Friday, August 12, 2011

My Narrow, Unsympathetic Point of View

Today, I'd like to take a minute to discuss something that I believe is important to clarify.

From a comment: "There is a lot of pain involved with conversion for many people, but I've noticed time and again that you don't seem to see this. Human feelings and embarrassment and dignity are a PART of halacha... I've read a lot of your blog posts, and I have to say, I think that you have a narrow view--your own point of view--but I find that you don't sympathize with the point of view of other converts. Not everyone else wants to be "outed" or "out there." Some of us were raised believing we were Jewish. Some of us ARE Jewish, like me, but due to lack of documentation, are not considered Jewish. Some of us have been tormented, teased, and degraded for not having the right paper work."

For the record, I suppose I should be glad that in 10 months, 275 posts, and 97,000 page views, this is the first negative contact I've received. However, I believe it was a valid point to consider. If it had been a nut-job comment with no possible basis in reality, I wouldn't have been bothered by it. So I wanted to tell you guys a little bit about me, in hopes of clarifying how I approach these kinds of problems.

First - I can only have my own view. I'm afraid I can't apologize for that one. I try to be sympathetic, but not everyone will feel sympathized with. To be perfectly honest, I'm a pretty blunt person. I do my best to sympathize, but at the end of the day, I value the truth over placating people with empty half-truths. But I try to strike a balance. And I don't bother giving the truth if someone won't listen to it. (Halacha is pretty smart there.)

However, I can assure you that I have suffered too. I don't share everything on this blog (or anywhere else for that matter), by a long shot. While my challenges have not been as difficult as those of some, they've certainly been worse than others. My own problems have been largely unique compared to the other stories I've heard in the conversion world. This means that I face unique challenges in dealing with these problems, both with the people involved and emotionally. I have to face situations without precedent. In other words, there is no accepted protocol on how to fight the situation. I'm up the creek without a paddle. And it hurts.

As for understanding that not everyone wants to be "outed," when I speak to others about my status in real life, I always preface it with the fact that I am unusual in being willing to speak about it. I tell them that most people aren't comfortable talking about it. I understand that not everyone wants to discuss it. However, I talk about it because I believe that education and demystification is the most effective way of changing things. I am one of the unusual people comfortable speaking about it, so I feel a particular responsibility for answering the questions other people don't want to. These questions seem natural to them, so it might as well be me answering them. My primary reason for starting the blog was for speaking to conversion candidates who feel alone as I did, but I have found many secondary benefits, including acting as a kind of guinea pig for Jews who want to know more about the people who choose conversion.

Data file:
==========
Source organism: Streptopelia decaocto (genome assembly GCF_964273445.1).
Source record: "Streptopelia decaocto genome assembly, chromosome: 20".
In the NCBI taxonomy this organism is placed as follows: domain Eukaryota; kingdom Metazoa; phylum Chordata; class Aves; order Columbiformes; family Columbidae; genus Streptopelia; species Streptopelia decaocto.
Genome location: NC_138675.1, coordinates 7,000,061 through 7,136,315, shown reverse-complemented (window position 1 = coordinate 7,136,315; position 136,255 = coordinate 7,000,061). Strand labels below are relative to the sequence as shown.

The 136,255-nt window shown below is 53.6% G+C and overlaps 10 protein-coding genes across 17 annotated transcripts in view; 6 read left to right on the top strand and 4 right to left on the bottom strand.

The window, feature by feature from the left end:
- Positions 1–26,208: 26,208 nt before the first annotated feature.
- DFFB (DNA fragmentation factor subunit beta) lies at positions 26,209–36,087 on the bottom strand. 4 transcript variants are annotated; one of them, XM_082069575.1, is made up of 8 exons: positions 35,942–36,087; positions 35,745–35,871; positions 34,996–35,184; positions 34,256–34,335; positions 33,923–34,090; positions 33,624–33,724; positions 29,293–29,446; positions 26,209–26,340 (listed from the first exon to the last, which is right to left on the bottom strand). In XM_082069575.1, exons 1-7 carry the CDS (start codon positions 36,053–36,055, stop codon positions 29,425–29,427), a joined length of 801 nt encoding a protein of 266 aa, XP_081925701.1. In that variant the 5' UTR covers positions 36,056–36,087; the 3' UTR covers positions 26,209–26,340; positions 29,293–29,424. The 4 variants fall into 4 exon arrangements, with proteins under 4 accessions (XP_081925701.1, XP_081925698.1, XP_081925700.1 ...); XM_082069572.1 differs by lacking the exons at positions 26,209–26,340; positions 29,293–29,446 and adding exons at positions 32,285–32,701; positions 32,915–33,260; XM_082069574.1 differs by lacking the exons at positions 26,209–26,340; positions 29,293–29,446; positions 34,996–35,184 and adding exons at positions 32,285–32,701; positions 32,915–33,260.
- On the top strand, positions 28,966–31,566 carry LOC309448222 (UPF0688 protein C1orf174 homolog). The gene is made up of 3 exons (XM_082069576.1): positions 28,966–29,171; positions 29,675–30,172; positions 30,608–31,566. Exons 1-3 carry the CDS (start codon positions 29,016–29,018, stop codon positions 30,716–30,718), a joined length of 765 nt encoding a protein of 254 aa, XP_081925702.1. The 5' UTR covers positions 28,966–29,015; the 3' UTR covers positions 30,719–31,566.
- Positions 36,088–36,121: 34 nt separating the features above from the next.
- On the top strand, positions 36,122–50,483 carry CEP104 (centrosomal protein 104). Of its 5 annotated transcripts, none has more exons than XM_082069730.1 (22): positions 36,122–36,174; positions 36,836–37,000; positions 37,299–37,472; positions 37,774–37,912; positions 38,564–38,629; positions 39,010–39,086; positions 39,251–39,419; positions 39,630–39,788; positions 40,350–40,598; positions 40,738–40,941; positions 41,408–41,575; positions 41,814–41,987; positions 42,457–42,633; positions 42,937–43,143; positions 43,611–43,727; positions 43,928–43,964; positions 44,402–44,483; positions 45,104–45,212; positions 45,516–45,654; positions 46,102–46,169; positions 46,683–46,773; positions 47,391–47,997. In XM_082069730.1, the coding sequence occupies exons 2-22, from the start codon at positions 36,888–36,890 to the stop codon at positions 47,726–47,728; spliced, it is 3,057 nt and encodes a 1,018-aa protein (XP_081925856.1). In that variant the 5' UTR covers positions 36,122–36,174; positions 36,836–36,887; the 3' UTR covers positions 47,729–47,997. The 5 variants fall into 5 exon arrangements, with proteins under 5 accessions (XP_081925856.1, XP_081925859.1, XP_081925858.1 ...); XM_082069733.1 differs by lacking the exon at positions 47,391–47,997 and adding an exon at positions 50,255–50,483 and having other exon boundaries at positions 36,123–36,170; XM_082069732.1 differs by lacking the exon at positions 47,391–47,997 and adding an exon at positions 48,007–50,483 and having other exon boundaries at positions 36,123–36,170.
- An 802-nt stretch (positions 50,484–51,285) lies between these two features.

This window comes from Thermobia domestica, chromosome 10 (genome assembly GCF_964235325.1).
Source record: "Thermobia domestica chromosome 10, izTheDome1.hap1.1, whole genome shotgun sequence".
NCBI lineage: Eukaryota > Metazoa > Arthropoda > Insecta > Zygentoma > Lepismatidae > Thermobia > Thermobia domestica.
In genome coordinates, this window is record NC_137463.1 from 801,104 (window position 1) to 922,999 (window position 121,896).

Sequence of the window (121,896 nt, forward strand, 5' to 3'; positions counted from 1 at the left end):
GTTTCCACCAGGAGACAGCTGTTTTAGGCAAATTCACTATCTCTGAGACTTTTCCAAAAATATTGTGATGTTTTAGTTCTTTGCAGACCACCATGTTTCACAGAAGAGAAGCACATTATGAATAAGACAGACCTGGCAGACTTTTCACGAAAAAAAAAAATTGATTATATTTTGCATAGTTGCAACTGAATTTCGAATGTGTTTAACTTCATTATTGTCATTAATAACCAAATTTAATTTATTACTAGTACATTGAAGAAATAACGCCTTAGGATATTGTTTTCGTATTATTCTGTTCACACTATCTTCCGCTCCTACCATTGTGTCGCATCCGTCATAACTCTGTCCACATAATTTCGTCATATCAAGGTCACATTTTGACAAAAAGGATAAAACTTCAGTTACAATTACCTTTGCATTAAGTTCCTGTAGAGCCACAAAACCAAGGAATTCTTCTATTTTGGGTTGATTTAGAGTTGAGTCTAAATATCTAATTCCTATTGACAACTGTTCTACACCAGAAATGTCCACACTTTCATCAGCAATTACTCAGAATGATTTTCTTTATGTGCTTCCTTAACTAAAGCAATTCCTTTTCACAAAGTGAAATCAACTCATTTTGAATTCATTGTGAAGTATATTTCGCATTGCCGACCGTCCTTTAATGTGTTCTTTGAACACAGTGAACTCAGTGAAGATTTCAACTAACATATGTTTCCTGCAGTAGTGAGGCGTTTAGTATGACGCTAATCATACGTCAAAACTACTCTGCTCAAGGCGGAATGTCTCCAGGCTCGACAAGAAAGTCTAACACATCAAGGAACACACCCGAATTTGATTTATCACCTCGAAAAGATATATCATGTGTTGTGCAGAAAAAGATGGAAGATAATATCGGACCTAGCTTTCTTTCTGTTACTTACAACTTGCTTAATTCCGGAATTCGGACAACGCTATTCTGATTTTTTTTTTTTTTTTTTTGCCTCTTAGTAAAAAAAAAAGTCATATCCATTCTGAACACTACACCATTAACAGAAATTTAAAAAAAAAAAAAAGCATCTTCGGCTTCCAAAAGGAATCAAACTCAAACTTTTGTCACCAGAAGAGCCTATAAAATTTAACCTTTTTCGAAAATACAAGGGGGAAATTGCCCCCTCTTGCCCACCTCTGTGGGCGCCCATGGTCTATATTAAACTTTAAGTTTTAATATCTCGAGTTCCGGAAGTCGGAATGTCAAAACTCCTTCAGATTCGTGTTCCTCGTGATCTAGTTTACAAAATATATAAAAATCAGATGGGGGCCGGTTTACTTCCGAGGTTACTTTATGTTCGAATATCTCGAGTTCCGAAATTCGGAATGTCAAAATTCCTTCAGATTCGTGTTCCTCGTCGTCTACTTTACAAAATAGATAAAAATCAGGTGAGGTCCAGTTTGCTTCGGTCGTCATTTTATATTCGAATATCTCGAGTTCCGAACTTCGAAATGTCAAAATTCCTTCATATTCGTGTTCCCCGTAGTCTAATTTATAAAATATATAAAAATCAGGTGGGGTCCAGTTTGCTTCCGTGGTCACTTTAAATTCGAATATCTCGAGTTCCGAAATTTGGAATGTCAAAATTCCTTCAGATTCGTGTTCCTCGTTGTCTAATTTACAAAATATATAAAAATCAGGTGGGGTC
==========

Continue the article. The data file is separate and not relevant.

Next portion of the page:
I am opposed to people who "blame the victim" for becoming rightfully upset by the poor behavior of others. However, not everyone with a poor choice of words intentionally hurt you. And sometimes, when we're in a particularly bad spot, maybe we shouldn't have been upset. There is a lot of education to be had in the Jewish community, I agree. However, I don't agree that stating someone is a convert is reminding them of a bad past, which is what the halacha is forbidding. Your past should (hopefully) not embarrass you. In fact, it would violate halacha to presume that your past is embarrassing. (For instance, that you are a recovering drug addict/sex fiend.) You were not obligated to the mitzvot pre-conversion, so eating shrimp (or even pre-marital sex) before is not an embarrassment. Being a convert should be a badge of honor, and most people who would say you are a convert use it in that way. If they don't, they're violating the halacha. But let's not accuse everyone of violating halacha when a) they did not intend embarrass you and b) they had no reason to believe you would be embarrassed by it. Granted, this is a huge oversimplification. At the end of the day, there are differences of opinion among both the rabbis and the converts. That's Judaism: 2 Jews, 3 opinions. Thankfully for all of you, I am no posek, so my halachic positions are irrelevant to you. And I try to tell you when there are halachic debates that I know of. I am a blogger, nothing more.

I admit that my general optimism is suspicious. Even I don't understand why I generally lack the horror stories shared by so many people. (Though I shared a few of the more standard ones here.) However, the problems I face are as serious as they come. But they come from people whose opinion means nothing to me. I suspect mental or emotional instabilities that mean that their statements/actions actually have nothing to do with me as an individual. I am a convenient target that fulfills some other emotional need, nothing more. And despite the harm they have caused me in the short term, I triumph in the end. Because I'm doing the right things with the right intent as best as I know how. I'm stronger because of them, even though I may not have wanted the lesson. It's not fair, but that's life.